be noted that where dementia is concerned, there is more need for face to face contact before and after a task). Time to build mutual knowledge argues for small teams of carers being with small groups of older people, so that there is continual contact within the same ‘family’ community, rather than a wide range of different people offering different types of care at various times. This need not be too limiting – there is always room for the stimulation of new people and activities as well, as long as it is within the ‘safety’ of a relatively stable core group. All too often, older people join this new ‘family’ as a result of domestic crisis or a sudden breakdown in health, and as a result are too frail to build the new ‘belonging’ they need. If this can be avoided, there is a much better chance of integration. Similarly, managers should make every effort to retain good staff over long periods of time by demonstrating the organisation’s commitment through training, fair pay, and treating each person as an individual who is valued and has their needs recognised. Not only is this good business practice, it also creates a virtuous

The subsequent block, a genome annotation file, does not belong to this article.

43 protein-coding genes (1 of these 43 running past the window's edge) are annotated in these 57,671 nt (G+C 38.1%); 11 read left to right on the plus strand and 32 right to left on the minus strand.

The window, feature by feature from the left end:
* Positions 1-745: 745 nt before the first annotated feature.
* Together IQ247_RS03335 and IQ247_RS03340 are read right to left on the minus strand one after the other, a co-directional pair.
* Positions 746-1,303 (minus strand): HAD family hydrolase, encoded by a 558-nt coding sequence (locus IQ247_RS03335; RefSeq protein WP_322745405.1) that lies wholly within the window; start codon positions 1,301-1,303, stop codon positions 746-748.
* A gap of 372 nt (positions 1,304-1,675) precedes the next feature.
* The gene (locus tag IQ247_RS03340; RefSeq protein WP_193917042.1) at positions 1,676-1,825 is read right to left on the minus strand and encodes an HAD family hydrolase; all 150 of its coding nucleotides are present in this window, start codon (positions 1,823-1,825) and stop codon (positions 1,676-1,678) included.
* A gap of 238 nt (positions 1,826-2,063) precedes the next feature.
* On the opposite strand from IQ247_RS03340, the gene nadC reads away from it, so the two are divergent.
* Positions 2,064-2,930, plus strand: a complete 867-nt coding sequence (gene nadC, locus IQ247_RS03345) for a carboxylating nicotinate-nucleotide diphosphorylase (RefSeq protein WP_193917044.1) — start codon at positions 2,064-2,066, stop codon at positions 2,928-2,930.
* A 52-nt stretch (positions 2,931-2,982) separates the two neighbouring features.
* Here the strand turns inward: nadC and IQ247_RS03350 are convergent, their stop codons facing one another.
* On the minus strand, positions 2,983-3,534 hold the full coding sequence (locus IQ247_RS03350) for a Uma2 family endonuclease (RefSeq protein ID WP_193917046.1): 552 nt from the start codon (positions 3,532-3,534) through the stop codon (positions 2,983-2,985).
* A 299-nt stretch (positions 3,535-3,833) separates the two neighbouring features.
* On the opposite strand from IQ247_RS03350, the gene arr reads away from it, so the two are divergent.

circle of support and retention. Finally, the practical measures that create an environment for the choice between privacy and company, and for relationships to flourish include: n Quiet communal areas with ‘grouped chairs and focal points such as a fireplace or piano, designed to encourage conversation between residents, carers and visitors. n Outdoor and semi-outdoor spaces, such as a heated summerhouse. n Spaces for activities that give an easy option to participate or not. n Personal artefacts such as paintings, books or ornaments in communal areas. n ‘Coffee pods’ where residents and guests can make a drink at any time. n Dining rooms that benefit from good natural light. n Meal times that create a family atmosphere. n Individual rooms (whether bedrooms or flats) that can be personally decorated and furnished. n Scrupulous cleanliness, to enable dignity to be maintained. These relational and contextual factors along with professional training and support provide the conditions for spiritually sensitive care, which is particularly important when older adults cannot fully assert their own needs or preferences due to, for example, progressive cognitive decline. As needs change, so too must their relationships change and how they function in the context of care. Carers, specialists, other staff and volunteers must work together as a community to meet needs that extend beyond a single person’s capacity so that relationships are life affirming, and, ultimately, help older adults transcend the limits of personal ability, place, and time. n Jenny Kartupelis MBE MPhil is a director of Faith in Society and Ann M. Callahan, PhD, LCSW is an associate professor at Eastern Kentucky University.